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By Phil Hall | August 23, 2004

Most people are unaware that in the mid-1920s Stan Laurel was the star of his own series of comedy two-reelers before he teamed with Oliver Hardy. Perhaps it is better that way. “The Stan Laurel Collection” is a two-disc collection of 16 short films starring Laurel as a solo act. They are among the least amusing comedy films ever made.

Laurel never achieved any degree of audience popularity as a single performer and the films in this collection offer ample evidence why he failed. His on-screen persona was surprisingly obnoxious and belligerent, and it was not uncommon for him to push and shove, jump on fat men’s stomachs, throw dynamite into rooms and act in a boorish manner. Laurel also had the unfortunate happy of looking straight into the camera and mugging with silly grins and grimaces.

The feral nature of his character was further hampered by the grueling films he churned out. Some like “Roughest Africa” brought out the worst of that distant era, complete with racist stereotyping of African natives and shocking displays of animal cruelty. Others like “The Soilers” and “Dr. Pyckle & Mr. Hyde” attempted to parody popular films of the day, but were weighed down with lethargic comedy routines which inevitably devolved into puerile slapstick. Some like “Oranges and Lemons” had nothing to offer but lame violence with people getting smacked endlessly with ladders, boxes, tomatoes and fists.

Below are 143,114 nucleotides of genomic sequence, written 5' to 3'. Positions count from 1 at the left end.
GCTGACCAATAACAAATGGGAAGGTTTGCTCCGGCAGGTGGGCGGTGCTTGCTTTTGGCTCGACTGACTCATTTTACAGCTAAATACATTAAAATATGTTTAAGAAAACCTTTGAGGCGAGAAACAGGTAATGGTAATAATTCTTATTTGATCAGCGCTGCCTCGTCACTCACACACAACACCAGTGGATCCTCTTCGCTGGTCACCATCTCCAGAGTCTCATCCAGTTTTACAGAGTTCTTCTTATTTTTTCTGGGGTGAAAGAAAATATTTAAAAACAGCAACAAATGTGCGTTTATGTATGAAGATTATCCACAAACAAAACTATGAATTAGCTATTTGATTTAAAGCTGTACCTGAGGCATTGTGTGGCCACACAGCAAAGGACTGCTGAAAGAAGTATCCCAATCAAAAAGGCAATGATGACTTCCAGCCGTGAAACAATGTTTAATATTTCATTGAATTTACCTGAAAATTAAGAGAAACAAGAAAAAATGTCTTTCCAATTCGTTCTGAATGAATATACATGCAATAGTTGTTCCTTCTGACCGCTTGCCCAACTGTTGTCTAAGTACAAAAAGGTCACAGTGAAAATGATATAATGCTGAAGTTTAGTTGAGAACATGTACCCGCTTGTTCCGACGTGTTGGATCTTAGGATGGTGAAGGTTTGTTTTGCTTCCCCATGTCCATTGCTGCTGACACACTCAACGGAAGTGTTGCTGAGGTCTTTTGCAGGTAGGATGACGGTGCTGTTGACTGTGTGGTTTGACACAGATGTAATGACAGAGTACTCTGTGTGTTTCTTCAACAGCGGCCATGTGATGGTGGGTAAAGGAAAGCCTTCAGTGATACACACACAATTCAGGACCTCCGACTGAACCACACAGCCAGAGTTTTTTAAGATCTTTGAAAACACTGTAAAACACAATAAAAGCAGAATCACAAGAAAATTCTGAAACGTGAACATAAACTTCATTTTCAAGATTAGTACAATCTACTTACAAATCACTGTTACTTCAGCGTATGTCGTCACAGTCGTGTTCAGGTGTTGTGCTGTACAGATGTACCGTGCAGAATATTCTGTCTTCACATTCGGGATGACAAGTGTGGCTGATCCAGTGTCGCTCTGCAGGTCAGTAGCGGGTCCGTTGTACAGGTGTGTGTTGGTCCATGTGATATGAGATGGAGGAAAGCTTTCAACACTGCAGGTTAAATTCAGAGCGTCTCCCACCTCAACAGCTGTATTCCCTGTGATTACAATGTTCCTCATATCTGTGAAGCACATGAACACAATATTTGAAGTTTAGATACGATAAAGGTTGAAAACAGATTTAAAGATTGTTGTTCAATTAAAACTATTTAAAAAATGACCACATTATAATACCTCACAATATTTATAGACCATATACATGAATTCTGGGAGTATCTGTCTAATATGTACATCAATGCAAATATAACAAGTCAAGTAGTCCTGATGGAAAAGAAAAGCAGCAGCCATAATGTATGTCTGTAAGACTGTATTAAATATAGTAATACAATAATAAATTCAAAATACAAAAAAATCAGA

Silent film fanatics may find interest in this round-up of rarely seen shorts. But anyone else who stumbles over them will know immediately why they are rarely seen.

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  1. Greg says:

    Stan needed the influence of the great Harry Langdon to “find” his character.

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